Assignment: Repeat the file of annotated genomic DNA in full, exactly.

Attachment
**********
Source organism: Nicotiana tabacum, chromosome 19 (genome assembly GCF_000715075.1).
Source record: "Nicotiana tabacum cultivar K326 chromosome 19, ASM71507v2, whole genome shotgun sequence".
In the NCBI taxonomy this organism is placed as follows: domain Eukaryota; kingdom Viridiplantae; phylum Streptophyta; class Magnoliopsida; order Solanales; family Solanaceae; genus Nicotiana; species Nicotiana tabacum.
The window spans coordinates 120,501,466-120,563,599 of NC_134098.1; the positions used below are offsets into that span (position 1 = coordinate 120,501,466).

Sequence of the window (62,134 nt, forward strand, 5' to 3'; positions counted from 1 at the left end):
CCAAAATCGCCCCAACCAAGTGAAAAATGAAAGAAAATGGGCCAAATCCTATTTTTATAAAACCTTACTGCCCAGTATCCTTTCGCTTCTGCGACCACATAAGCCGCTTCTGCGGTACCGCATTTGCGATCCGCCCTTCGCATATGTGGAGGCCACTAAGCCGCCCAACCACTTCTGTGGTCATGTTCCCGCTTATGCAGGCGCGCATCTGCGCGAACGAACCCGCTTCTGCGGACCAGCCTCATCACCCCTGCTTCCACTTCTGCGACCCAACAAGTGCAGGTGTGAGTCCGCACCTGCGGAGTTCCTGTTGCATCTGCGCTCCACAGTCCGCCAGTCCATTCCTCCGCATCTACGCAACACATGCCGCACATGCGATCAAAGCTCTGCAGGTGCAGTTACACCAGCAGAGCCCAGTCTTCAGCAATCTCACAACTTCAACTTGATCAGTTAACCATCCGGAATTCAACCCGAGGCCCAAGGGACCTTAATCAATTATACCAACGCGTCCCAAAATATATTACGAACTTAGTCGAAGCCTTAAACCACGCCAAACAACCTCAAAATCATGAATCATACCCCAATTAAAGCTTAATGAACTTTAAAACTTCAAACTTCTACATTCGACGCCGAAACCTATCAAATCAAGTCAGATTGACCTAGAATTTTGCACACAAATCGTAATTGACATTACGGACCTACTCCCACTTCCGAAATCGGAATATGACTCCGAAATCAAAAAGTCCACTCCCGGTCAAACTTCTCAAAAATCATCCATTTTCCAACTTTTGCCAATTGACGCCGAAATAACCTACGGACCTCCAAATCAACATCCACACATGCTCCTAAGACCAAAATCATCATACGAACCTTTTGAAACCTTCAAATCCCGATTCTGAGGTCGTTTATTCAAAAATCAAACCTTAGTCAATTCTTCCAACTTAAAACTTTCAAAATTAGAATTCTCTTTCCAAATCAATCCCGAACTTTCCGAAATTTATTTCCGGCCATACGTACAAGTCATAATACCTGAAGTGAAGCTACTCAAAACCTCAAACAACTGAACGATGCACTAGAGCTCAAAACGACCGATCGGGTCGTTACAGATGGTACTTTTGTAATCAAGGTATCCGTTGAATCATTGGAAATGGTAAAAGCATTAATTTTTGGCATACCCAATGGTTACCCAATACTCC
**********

Source organism: Nicotiana tabacum, chromosome 19 (genome assembly GCF_000715075.1).
Source record: "Nicotiana tabacum cultivar K326 chromosome 19, ASM71507v2, whole genome shotgun sequence".
In the NCBI taxonomy this organism is placed as follows: domain Eukaryota; kingdom Viridiplantae; phylum Streptophyta; class Magnoliopsida; order Solanales; family Solanaceae; genus Nicotiana; species Nicotiana tabacum.
The window spans coordinates 120,501,466-120,563,599 of NC_134098.1; the positions used below are offsets into that span (position 1 = coordinate 120,501,466).

Sequence of the window (62,134 nt, forward strand, 5' to 3'; positions counted from 1 at the left end):
CCAAAATCGCCCCAACCAAGTGAAAAATGAAAGAAAATGGGCCAAATCCTATTTTTATAAAACCTTACTGCCCAGTATCCTTTCGCTTCTGCGACCACATAAGCCGCTTCTGCGGTACCGCATTTGCGATCCGCCCTTCGCATATGTGGAGGCCACTAAGCCGCCCAACCACTTCTGTGGTCATGTTCCCGCTTATGCAGGCGCGCATCTGCGCGAACGAACCCGCTTCTGCGGACCAGCCTCATCACCCCTGCTTCCACTTCTGCGACCCAACAAGTGCAGGTGTGAGTCCGCACCTGCGGAGTTCCTGTTGCATCTGCGCTCCACAGTCCGCCAGTCCATTCCTCCGCATCTACGCAACACATGCCGCACATGCGATCAAAGCTCTGCAGGTGCAGTTACACCAGCAGAGCCCAGTCTTCAGCAATCTCACAACTTCAACTTGATCAGTTAACCATCCGGAATTCAACCCGAGGCCCAAGGGACCTTAATCAATTATACCAACGCGTCCCAAAATATATTACGAACTTAGTCGAAGCCTTAAACCACGCCAAACAACCTCAAAATCATGAATCATACCCCAATTAAAGCTTAATGAACTTTAAAACTTCAAACTTCTACATTCGACGCCGAAACCTATCAAATCAAGTCAGATTGACCTAGAATTTTGCACACAAATCGTAATTGACATTACGGACCTACTCCCACTTCCGAAATCGGAATATGACTCCGAAATCAAAAAGTCCACTCCCGGTCAAACTTCTCAAAAATCATCCATTTTCCAACTTTTGCCAATTGACGCCGAAATAACCTACGGACCTCCAAATCAACATCCACACATGCTCCTAAGACCAAAATCATCATACGAACCTTTTGAAACCTTCAAATCCCGATTCTGAGGTCGTTTATTCAAAAATCAAACCTTAGTCAATTCTTCCAACTTAAAACTTTCAAAATTAGAATTCTCTTTCCAAATCAATCCCGAACTTTCCGAAATTTATTTCCGGCCATACGTACAAGTCATAATACCTGAAGTGAAGCTACTCAAAACCTCAAACAACTGAACGATGCACTAGAGCTCAAAACGACCGATCGGGTCGTTACAGATGGTACTTTTGTAATCAAGGTATCCGTTGAATCATTGGAAATGGTAAAAGCATTAATTTTTGGCATACCCAATGGTTACCCAATACTCC